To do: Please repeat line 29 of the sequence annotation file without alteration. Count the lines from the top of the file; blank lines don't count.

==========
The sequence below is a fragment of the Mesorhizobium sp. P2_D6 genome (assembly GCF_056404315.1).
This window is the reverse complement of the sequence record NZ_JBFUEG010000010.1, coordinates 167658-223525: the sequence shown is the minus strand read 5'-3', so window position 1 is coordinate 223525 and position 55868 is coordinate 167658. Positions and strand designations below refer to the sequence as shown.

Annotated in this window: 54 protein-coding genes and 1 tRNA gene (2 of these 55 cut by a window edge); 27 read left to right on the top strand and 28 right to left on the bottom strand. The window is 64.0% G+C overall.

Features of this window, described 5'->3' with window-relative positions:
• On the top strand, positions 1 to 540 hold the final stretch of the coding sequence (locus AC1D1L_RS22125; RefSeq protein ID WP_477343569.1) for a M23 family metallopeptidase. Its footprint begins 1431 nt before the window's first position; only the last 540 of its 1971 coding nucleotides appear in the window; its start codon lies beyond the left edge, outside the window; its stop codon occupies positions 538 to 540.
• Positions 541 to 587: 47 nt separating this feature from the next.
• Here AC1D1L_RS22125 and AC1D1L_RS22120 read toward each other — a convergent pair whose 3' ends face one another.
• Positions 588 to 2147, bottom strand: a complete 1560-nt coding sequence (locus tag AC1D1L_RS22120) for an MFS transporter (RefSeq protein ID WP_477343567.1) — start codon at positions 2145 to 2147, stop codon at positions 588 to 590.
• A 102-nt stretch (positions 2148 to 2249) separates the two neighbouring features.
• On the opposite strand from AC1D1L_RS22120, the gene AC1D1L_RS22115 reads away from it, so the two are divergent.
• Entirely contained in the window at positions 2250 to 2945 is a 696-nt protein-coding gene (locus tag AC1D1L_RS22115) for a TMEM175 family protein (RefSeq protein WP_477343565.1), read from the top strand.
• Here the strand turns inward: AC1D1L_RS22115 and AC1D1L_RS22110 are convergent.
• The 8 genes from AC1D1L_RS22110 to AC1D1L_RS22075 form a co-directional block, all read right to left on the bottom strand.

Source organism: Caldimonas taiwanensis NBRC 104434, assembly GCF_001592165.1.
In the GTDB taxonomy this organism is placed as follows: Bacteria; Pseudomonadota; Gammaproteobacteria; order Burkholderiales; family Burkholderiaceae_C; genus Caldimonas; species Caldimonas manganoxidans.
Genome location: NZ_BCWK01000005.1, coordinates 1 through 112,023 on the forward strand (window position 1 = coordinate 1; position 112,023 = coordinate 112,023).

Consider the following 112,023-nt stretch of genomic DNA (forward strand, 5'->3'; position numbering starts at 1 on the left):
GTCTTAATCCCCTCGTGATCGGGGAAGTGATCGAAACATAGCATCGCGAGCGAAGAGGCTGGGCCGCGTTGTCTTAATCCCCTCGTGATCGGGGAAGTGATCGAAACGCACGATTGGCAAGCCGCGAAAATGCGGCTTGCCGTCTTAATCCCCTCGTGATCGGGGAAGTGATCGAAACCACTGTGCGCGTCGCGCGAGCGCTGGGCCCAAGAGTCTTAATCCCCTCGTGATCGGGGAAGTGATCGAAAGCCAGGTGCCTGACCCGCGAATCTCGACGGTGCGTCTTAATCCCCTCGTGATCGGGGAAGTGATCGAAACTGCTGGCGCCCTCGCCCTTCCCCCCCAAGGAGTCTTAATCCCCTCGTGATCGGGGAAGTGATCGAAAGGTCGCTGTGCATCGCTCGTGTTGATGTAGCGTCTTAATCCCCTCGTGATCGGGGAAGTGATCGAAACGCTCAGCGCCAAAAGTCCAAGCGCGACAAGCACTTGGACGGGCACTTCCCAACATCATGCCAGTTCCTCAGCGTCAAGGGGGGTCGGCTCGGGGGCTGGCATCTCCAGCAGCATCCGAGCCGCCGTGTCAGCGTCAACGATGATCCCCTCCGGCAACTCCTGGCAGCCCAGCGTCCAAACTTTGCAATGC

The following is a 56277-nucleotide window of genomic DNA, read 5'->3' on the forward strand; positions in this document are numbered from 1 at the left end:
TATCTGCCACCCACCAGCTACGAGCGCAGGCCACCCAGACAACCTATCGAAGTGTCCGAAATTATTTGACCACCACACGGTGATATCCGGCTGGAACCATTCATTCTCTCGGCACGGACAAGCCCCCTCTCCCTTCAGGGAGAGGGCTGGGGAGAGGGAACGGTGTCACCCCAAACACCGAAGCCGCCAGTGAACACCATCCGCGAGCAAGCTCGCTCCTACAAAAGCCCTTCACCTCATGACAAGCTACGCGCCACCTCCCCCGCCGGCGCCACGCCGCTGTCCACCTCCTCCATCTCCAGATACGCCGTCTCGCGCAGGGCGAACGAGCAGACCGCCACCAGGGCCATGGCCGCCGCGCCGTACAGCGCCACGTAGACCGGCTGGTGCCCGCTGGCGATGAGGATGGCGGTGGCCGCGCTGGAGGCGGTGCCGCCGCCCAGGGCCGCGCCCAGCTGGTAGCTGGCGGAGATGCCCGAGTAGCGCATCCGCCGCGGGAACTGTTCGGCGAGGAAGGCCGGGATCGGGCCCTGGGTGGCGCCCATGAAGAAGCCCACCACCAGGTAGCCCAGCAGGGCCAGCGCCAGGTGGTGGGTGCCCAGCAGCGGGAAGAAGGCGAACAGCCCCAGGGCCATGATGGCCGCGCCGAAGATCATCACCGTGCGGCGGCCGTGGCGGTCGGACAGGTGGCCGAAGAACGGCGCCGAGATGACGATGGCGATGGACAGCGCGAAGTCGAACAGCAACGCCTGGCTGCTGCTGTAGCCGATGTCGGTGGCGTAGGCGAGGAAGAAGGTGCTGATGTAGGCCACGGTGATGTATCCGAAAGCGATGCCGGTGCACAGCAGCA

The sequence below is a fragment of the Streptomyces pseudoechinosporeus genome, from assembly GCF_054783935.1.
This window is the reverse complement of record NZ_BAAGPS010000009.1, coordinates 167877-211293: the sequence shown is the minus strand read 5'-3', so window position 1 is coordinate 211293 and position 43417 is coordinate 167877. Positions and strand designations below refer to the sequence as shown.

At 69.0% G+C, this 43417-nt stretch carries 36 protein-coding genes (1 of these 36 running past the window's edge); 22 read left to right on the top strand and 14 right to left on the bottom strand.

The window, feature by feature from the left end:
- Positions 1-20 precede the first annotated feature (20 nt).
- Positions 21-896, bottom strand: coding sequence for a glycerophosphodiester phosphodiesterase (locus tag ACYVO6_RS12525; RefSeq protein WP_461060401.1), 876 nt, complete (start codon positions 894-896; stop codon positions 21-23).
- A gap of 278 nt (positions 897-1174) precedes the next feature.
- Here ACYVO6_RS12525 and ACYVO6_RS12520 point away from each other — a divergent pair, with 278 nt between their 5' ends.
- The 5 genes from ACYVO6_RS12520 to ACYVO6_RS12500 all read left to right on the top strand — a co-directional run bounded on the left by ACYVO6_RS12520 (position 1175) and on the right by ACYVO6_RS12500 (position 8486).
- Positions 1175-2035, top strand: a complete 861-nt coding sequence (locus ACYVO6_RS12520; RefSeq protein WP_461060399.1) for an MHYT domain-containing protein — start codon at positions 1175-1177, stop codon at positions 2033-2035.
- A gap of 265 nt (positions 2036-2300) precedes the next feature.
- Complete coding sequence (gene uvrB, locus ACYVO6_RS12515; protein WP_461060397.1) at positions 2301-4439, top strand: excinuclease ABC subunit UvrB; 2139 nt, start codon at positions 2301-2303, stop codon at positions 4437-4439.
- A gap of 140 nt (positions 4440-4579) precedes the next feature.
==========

- The 5 genes from ACYVO6_RS12520 to ACYVO6_RS12500 all read left to right on the top strand — a co-directional run bounded on the left by ACYVO6_RS12520 (position 1175) and on the right by ACYVO6_RS12500 (position 8486).